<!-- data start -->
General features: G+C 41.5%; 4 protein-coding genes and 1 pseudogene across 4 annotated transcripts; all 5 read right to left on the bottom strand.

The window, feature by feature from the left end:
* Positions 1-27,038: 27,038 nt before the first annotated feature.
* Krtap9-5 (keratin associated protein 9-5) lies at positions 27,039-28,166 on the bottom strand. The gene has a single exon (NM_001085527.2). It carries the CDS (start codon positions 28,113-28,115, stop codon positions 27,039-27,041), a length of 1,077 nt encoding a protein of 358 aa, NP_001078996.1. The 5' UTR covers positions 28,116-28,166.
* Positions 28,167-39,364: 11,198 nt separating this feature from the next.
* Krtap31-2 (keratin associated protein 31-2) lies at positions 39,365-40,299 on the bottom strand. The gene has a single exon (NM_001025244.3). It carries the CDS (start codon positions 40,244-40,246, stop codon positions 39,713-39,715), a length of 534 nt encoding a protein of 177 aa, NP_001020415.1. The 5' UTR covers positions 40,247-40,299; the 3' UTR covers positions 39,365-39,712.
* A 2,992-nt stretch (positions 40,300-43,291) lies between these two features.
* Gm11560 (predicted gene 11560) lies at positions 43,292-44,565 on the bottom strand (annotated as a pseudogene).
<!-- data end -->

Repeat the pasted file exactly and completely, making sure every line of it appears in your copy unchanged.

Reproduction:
General features: G+C 41.5%; 4 protein-coding genes and 1 pseudogene across 4 annotated transcripts; all 5 read right to left on the bottom strand.

The window, feature by feature from the left end:
* Positions 1-27,038: 27,038 nt before the first annotated feature.
* Krtap9-5 (keratin associated protein 9-5) lies at positions 27,039-28,166 on the bottom strand. The gene has a single exon (NM_001085527.2). It carries the CDS (start codon positions 28,113-28,115, stop codon positions 27,039-27,041), a length of 1,077 nt encoding a protein of 358 aa, NP_001078996.1. The 5' UTR covers positions 28,116-28,166.
* Positions 28,167-39,364: 11,198 nt separating this feature from the next.
* Krtap31-2 (keratin associated protein 31-2) lies at positions 39,365-40,299 on the bottom strand. The gene has a single exon (NM_001025244.3). It carries the CDS (start codon positions 40,244-40,246, stop codon positions 39,713-39,715), a length of 534 nt encoding a protein of 177 aa, NP_001020415.1. The 5' UTR covers positions 40,247-40,299; the 3' UTR covers positions 39,365-39,712.
* A 2,992-nt stretch (positions 40,300-43,291) lies between these two features.
* Gm11560 (predicted gene 11560) lies at positions 43,292-44,565 on the bottom strand (annotated as a pseudogene).